One of Nancy’s new friends is Kade, who is a trans boy. He was kicked out of his world when they realised he wasn’t a girl, his parents rejected him for it, and he also faces bigoted comments at the school. The anti-trans themes weren’t unrealistic, but were rather a downer, especially considering he’s the only one who couldn’t have the happily-ever-after of going back to his perfect world.

Jack and Jill are identical twins. It avoids some tropes (they’re not telepathic linked or treated as being identical people), but does fall into others (when one twin is good the other must be bad).

There are a few non-white characters. Sumi is Japanese. Christopher is Latino. The former doesn’t get much development time, it grated that she constantly called people stupid, and I didn’t like how her story ended. The latter has some development, though I noted his world was rather Day of the Dead, linking the world to his roots in a way that doesn’t happen for the white characters. These characters exist, but it’s the white characters who are centred.

There’s an attempt to make the school mostly being girls sound less binary by blaming it on imposed gender roles, but this didn’t work for me. Nothing about “boys will be boys” would stop them disappearing through a door in an instant. It’s possible this was intended to sound ridiculous, and Kade’s experiences would suggest the portal worlds prefer girls because they’re bigots rather than there being a real gender difference. But no character challenges this at all.

Also, I never did like the trope that adults are so vastly different from children, except for old people who are just like children. This is used to justify why adults (except for old adults) can’t cope with nonsense.

I liked the concept for this a lot more than the actual story. It’s a great idea. There’s some lovely writing in places and some of the worlds were very imaginative. But it doesn’t really come together as a whole. The inclusion reads too much like it’s there to explain terms for people who don’t know them, and has some implications I don’t like very much. This is tied up in a murder mystery that isn’t very mysterious.

The Seafarer’s Kiss – Julia Ember

Seafarer's Kiss CoverFirst Published: 4nd May, 2017
Genre: Young Adult Fantasy / Novel
Available: Amazon.com | Amazon UK

Ersel dreams of life beyond the constrictive rules of her merfolk clan. Then she finds a human stranded on the ice.

This is a retelling of The Little Mermaid following the sea witch. It’s set in colder waters with a Norse mythology feel. It follows Ersel’s developing relationship with Ragna, the young woman she finds on the ice, and the deals Ersel makes with Loki to attempt to get what she wants.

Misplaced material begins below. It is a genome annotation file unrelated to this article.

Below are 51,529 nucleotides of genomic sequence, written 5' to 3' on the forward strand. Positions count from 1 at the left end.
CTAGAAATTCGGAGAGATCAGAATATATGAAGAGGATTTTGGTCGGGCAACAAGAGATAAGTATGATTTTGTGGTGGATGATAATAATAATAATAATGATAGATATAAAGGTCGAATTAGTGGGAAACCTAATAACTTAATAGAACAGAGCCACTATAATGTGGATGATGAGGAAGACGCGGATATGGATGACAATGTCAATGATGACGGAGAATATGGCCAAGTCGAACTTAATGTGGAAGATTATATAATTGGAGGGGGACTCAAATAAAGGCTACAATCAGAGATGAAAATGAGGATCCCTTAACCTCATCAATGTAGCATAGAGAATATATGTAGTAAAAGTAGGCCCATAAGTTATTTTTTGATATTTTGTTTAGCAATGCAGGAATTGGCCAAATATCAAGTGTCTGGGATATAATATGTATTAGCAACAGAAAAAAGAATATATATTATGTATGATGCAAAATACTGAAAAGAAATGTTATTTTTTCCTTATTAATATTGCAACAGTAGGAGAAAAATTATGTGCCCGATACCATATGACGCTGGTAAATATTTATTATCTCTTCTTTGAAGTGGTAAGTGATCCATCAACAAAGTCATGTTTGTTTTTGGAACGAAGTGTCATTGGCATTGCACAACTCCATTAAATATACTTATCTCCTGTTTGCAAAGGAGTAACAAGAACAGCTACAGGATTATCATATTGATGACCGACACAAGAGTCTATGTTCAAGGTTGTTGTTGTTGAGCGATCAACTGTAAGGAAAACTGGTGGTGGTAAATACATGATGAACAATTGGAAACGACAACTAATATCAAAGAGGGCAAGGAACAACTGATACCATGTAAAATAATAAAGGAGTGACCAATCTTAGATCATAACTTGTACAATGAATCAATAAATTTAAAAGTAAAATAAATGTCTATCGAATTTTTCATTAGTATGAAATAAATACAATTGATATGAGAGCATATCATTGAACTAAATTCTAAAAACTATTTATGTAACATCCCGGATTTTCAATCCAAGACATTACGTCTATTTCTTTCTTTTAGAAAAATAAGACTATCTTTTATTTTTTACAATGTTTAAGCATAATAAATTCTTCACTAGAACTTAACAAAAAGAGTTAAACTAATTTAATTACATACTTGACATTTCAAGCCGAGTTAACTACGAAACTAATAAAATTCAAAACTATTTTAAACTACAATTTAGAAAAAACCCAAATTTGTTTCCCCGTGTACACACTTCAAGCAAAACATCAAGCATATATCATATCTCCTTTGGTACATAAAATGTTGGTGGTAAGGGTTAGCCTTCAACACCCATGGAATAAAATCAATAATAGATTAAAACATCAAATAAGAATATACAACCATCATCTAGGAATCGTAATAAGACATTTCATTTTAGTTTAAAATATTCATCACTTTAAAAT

One thing that bothers me in mermaid stories is when they’re written as though they take place on land. One moment someone is swimming, and the next they’re doing something that wouldn’t work underwater. This is one of those stories. The great hall is set out like a cafeteria with tables, benches and people carrying food on trays. A bowl is thrown at someone with force. People sit and lie down the way they would on land. I did consider the option of there being some air spaces, but the only one mentioned is in the great hall, and would be above the action. A spoofy story might get away with this, but it doesn’t work when there’s an attempt at realism.

A lot of animal references are thrown in to make it sound more underwatery. This came across as superficial, rather than the way someone who lived in the water would speak. They were mainly restricted to commonly known species, rather than showing a knowledge that goes beyond what the average land person would know. Some of them also didn’t really fit the setting. For example, the simile “as fast as a zebra fish”. Zebra fish usually refers to zebra danios, which are indeed known for fast speed and darting movements. Zebra danios are tropical freshwater fish. The most likely saltwater fish are lionfish, known for their fancy fins and being venomous. These are also tropical fish. Neither really fits well into an arctic setting, and the fast-moving one is a fish merfolk wouldn’t have seen.